There are 3 studies for e-cig use that includes smokers who dually use e-cigs (217, 222, 223). A cross-sectional study was published by Shahab and coworkers (2017), where 5 groups of long-term smokers or former smokers were recruited for a total n of 181 subjects (222). These groups were long term e-cig users, long term NRT users, smokers, and smokers who dually used either e-cigs or NRT. All groups had similar total nicotine equivalents, indicating that the products chosen by the smokers or former smokers all were able to deliver the particular levels of nicotine needed by the smoker. However, the levels were numerically higher compared to smokers for the e-cig dual users (157%), not being statistically different perhaps due to the small numbers of subjects. TSNAs were substantially and statistically significantly lower for the NRT-only (12% of smokers) and the e-cig-only groups (3% of smokers), and they were also statistically lower for the smoker-NRT dual users (57%). However, the levels were not statistically lower for the smoker-e-cig dual users (81%), also perhaps due to the small numbers. It may also be due to lower cigarettes per day, and while not statistically different, the mean numbers were 13.9 for the smokers, 10.8 for the smoker-NRT dual users and 11.9 for the smoker-e-cig dual users. The dual users with NRT or e-cigs, compared to smokers had similar acrolein levels (107% and 91%, respectively), and the exclusive NRT and e-cig users had similar levels (35% and 33%, respectively). The similar acrolein levels for the exclusive NRT and e-cig users indicates that there was no measurable increase in levels from e-cig aerosols. Other volatile organics had similar results, where there were clear decreases for complete switching to NRT or e-cigs, but there were not for the dual users. Thus, although the data is cross-sectional in nature, the results are consistent with substantial reductions in smoke toxicants when exclusively switching to e-cigs, but a reduction in dual use is more modest and likely depends on the amount of smoking reduction that can be achieved. Somewhat consistent with this cross-sectional study, McRobbie and coworkers (2015) reported that dual users after 4 weeks had reductions in cotinine, CO and acrolein compared to smokers based on the reduction in numbers of cigarettes used per day (217). Using a novel study design, Jorenby and coworkers (2017) studied long term smokers and e-cig dual users (n=74) and smokers (n=74) (223). Both groups were asked to reduce their cigarettes per day by 75% over 2 weeks, allowed to resume their regular use and then asked to quit smoking for 3 days. The e-cig users were free to increase their e-cig use using whatever e-cig device they normally used, and were found to have increased their vaping by more than 4 times while reducing smoking or quitting. CO substantially decreased during reduction and quitting, although the levels for the two groups did not differ from each other.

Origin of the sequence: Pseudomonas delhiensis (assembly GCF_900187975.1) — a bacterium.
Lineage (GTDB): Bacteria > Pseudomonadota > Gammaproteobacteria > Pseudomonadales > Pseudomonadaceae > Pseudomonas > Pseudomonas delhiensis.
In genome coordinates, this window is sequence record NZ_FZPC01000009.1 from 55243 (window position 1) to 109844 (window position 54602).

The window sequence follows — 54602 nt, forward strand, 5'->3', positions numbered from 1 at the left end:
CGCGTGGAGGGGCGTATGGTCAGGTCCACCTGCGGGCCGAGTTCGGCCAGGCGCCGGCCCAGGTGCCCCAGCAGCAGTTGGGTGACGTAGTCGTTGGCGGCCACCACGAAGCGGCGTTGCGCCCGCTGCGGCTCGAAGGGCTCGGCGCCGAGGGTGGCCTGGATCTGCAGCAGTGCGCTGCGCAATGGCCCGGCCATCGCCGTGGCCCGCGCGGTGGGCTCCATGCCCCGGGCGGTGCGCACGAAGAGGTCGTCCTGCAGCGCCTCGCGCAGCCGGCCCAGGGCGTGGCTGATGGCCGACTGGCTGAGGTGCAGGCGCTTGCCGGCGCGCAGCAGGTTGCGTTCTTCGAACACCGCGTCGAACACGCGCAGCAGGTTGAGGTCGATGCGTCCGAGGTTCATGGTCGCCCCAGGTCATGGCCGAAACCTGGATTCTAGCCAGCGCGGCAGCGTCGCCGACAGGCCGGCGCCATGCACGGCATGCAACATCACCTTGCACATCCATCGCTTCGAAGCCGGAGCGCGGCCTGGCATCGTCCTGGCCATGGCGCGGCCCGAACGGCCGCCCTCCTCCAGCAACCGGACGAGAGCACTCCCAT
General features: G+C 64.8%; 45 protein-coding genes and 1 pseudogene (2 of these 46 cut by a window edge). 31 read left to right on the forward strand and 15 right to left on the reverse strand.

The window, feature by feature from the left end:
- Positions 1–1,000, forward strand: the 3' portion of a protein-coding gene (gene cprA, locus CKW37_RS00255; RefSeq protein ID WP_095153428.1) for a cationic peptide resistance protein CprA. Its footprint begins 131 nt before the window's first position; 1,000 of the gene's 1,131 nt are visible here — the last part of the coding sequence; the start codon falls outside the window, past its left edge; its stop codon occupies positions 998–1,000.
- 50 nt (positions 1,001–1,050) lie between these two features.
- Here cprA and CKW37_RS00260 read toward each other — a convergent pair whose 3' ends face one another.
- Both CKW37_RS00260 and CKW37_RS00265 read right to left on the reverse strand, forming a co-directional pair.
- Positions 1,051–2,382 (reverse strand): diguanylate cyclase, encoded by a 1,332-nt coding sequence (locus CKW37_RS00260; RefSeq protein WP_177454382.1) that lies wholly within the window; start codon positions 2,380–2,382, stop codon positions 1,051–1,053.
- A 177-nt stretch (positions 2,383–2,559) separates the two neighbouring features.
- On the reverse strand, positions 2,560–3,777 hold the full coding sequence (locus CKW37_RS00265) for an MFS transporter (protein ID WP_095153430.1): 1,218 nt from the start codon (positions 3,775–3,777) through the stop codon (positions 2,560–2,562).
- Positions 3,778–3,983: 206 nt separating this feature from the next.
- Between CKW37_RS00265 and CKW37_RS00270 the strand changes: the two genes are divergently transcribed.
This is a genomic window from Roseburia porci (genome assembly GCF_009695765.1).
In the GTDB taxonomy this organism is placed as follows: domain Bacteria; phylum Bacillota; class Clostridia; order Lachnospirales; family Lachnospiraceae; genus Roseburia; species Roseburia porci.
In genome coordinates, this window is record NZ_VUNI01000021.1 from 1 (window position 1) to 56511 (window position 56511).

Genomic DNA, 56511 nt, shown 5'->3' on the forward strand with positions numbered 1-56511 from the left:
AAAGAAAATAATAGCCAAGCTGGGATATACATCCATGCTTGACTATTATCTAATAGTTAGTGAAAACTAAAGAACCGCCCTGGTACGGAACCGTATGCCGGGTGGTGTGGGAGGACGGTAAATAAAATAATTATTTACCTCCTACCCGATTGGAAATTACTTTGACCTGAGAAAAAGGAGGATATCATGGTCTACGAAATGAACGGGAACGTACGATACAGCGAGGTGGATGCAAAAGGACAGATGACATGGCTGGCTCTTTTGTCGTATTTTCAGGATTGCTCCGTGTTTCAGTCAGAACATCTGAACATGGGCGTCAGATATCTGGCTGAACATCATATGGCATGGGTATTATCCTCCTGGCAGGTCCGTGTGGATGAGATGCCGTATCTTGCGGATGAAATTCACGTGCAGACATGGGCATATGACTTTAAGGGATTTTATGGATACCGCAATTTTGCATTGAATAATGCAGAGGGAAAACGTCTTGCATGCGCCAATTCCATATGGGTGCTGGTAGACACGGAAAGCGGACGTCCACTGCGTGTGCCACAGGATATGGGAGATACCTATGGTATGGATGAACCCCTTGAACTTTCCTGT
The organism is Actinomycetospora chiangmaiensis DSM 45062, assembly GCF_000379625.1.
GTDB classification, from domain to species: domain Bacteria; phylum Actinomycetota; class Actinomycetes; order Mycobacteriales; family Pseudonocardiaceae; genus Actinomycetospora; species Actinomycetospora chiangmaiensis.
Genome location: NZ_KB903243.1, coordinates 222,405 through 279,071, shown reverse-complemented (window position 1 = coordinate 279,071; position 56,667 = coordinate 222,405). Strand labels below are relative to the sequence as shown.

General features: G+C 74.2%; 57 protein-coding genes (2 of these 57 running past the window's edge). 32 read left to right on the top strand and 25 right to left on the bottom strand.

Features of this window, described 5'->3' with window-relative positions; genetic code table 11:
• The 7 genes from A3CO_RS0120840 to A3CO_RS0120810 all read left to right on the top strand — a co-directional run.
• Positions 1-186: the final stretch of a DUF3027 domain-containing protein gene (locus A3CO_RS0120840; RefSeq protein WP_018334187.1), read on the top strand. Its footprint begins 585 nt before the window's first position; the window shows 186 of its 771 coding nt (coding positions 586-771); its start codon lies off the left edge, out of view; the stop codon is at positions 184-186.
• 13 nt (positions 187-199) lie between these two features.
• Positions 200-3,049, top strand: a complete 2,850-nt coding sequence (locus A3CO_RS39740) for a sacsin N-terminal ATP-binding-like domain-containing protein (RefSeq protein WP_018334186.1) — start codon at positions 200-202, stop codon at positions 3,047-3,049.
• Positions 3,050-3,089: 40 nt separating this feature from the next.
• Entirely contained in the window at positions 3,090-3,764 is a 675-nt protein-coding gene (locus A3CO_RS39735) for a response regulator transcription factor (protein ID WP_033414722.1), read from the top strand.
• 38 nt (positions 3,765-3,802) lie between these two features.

Four switching studies showed a decrease FeNO (219, 221, 224, 225) (including a 1-year trial), while another found no difference (226), and another with methodological limitations (i.e., e-cigs and controls were tested on different days) reported an increase (227).
Most e-cig users indicate that their first and usual e-cigs are flavored, with non-tobacco flavors used by a strong majority of college students (95%) and young adult (71%) e-cigs users, but a minority (44%) of adults (228). In most cases, non-tobacco flavors are fruit and candy flavors, especially among never-smokers and former smokers who take up e-cigs, without any discernible patterns for type of fruit or candy flavor. A 2016 study showed that adults prefer menthol, mint, and fruit, followed by candy and chocolate (229). A recent review by Hoffman et al. (230), provided similar results, including preferences for cherry, candy, strawberry, orange, apple and cinnamon, with these higher preferences in adolescents than adults. The choice among youth and former smokers typically is a fruit or candy flavor, while among smokers it is a tobacco flavor (228).